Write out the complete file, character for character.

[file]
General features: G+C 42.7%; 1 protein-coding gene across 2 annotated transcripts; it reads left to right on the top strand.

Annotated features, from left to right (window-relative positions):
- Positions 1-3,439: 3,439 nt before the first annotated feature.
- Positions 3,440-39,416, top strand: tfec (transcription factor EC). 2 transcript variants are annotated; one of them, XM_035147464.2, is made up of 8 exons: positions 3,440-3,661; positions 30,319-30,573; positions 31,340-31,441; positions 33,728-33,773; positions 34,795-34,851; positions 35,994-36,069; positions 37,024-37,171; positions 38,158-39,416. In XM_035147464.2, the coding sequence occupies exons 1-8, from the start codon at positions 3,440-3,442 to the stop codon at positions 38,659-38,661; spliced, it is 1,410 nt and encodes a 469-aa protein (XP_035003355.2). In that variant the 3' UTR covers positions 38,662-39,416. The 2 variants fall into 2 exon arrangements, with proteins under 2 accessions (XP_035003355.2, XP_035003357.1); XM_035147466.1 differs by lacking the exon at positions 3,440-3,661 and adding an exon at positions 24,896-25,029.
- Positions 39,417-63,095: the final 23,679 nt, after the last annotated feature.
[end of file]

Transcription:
General features: G+C 42.7%; 1 protein-coding gene across 2 annotated transcripts; it reads left to right on the top strand.

Annotated features, from left to right (window-relative positions):
- Positions 1-3,439: 3,439 nt before the first annotated feature.
- Positions 3,440-39,416, top strand: tfec (transcription factor EC). 2 transcript variants are annotated; one of them, XM_035147464.2, is made up of 8 exons: positions 3,440-3,661; positions 30,319-30,573; positions 31,340-31,441; positions 33,728-33,773; positions 34,795-34,851; positions 35,994-36,069; positions 37,024-37,171; positions 38,158-39,416. In XM_035147464.2, the coding sequence occupies exons 1-8, from the start codon at positions 3,440-3,442 to the stop codon at positions 38,659-38,661; spliced, it is 1,410 nt and encodes a 469-aa protein (XP_035003355.2). In that variant the 3' UTR covers positions 38,662-39,416. The 2 variants fall into 2 exon arrangements, with proteins under 2 accessions (XP_035003355.2, XP_035003357.1); XM_035147466.1 differs by lacking the exon at positions 3,440-3,661 and adding an exon at positions 24,896-25,029.
- Positions 39,417-63,095: the final 23,679 nt, after the last annotated feature.